GPS glitch kept Exos Aerospace’s first launch from reaching planned altitude

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WASHINGTON — The first flight of Exos Aerospace’s suborbital launch vehicle was “very successful” despite a malfunction that kept the vehicle from reaching its planned peak altitude.

The company launched its first Suborbital Autonomous Rocket with GuidancE, or SARGE, reusable sounding rocket Aug. 25 from Spaceport America in New Mexico. At the time of the launch the company said the flight went well, but provided few technical details about the mission’s outcome.

In a mission report provided by the company a week and a half after the launch, Exos said that a GPS receiver on the rocket stopped providing data during the rocket’s ascent. That triggered an automatic shutdown of the rocket’s engine 38 seconds after liftoff, versus a planned duration of 62 to 65 seconds, said John Quinn, chief operating officer of Exos, Sept. 5.

As a result of the early engine shutdown, the rocket reached a peak altitude of 28 kilometers, rather than the planned 80 kilometers. Quinn said an extrapolation of the rocket’s performance during that powered phase indicated the rocket might have been able to reach nearly 90 kilometers had the engine fired for the full duration.

The cause of the GPS unit malfunction in the rocket is still being studied. The unit started providing data again later in the flight, and an inspection turned up no obvious damage to the unit, cabling or antennas. There were separate dropouts of telemetry from the rocket during the flight, according to the mission report.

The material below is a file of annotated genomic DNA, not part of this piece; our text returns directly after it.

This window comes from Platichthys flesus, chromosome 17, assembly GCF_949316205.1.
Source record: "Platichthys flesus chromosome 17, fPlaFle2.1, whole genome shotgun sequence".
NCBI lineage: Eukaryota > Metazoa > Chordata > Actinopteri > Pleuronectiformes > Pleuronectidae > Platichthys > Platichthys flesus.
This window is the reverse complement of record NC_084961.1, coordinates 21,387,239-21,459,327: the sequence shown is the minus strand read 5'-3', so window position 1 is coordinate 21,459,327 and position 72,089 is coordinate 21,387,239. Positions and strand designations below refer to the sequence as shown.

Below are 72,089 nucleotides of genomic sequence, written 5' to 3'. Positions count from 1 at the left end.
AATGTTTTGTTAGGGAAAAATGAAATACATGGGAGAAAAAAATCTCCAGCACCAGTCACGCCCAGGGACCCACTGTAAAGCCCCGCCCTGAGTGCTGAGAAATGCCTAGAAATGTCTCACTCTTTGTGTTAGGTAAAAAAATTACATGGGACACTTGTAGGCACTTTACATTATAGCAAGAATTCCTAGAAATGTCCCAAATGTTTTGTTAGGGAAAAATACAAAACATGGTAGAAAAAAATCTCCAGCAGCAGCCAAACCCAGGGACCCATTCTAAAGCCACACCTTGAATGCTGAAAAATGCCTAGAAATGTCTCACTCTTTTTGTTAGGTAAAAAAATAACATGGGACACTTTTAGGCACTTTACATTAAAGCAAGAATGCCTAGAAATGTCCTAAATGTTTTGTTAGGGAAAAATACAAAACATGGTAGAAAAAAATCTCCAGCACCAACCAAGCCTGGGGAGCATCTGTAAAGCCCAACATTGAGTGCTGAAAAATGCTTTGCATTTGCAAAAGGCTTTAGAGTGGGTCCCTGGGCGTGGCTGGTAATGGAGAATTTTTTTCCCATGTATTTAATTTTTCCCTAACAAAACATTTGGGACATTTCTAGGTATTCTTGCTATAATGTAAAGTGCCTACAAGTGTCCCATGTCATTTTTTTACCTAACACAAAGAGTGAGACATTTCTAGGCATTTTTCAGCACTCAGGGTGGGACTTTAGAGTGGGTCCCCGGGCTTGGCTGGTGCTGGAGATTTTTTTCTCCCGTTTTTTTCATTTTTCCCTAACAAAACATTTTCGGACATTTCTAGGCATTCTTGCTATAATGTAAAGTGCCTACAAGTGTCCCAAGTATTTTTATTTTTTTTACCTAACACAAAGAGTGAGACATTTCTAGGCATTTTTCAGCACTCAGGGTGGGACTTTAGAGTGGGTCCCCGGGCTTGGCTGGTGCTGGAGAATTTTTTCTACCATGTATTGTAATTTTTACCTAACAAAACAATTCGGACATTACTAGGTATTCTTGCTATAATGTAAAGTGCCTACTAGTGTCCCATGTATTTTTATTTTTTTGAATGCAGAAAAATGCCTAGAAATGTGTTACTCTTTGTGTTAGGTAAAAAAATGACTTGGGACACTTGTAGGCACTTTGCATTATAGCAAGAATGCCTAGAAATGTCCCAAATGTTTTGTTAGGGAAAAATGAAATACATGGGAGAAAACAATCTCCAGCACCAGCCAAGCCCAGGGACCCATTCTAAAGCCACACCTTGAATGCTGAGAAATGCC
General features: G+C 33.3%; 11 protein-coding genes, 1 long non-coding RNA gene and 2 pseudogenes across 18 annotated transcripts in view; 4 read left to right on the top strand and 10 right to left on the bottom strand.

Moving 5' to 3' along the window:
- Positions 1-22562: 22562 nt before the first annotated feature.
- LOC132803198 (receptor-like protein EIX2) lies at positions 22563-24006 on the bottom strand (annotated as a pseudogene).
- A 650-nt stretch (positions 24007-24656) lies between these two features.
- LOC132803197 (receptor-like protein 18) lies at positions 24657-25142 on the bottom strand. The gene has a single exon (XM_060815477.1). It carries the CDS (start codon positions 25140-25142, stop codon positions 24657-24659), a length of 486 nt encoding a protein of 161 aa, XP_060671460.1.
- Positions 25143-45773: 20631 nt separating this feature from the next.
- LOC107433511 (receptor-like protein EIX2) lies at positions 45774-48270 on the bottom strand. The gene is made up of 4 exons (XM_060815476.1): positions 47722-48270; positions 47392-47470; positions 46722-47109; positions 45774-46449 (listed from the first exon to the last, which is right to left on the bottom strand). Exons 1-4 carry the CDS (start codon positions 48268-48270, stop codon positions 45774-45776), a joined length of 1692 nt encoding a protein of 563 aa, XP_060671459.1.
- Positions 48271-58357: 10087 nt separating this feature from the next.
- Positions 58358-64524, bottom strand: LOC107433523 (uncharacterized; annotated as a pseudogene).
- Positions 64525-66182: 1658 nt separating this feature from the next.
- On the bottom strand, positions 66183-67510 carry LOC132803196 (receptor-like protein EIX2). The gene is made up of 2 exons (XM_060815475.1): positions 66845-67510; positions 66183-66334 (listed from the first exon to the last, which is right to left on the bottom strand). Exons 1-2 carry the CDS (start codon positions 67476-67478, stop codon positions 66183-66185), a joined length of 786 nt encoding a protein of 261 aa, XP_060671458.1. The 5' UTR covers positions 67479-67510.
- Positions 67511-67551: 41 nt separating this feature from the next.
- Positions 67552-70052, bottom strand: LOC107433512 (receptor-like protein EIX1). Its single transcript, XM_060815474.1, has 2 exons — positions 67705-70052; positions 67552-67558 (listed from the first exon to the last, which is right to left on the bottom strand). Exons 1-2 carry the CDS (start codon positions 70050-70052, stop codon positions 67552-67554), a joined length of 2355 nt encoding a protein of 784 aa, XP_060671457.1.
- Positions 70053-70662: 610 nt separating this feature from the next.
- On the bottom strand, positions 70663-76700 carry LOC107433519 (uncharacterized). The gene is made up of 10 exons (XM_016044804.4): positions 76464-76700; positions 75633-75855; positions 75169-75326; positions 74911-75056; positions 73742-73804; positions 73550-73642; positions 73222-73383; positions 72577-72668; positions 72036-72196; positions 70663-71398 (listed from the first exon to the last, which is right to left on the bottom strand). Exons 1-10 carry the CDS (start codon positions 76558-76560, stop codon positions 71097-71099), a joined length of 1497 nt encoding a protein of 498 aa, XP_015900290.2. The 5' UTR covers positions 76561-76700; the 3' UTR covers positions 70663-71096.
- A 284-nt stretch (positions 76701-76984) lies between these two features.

The report also explains a brief deviation in the rocket’s flight immediately after liftoff. The launch stool that the rocket was sitting on was not bolted to the ground because of the use of scales to weigh the rocket as liquid oxygen was loaded into it. Upon ignition, the stool was pushed to the side and hit the launch rail running alongside the rocket. That induced a torque on the rocket that the vehicle was able to correct within a second.

Despite the technical glitches, the company was pleased with what it called a “very successful” test flight of SARGE. Quinn said that other changes to the vehicle should enable the rocket to reach 100 kilometers — the Karman Line often used as the demarcation of space — on future missions.

SARGE is designed to carry up to 50 kilograms of payload, but Exos did not disclose what payload, if any, flew on this launch. Quinn said the company is looking for payloads weighing up to 25 kilograms to join an unnamed NASA payload on its next launch.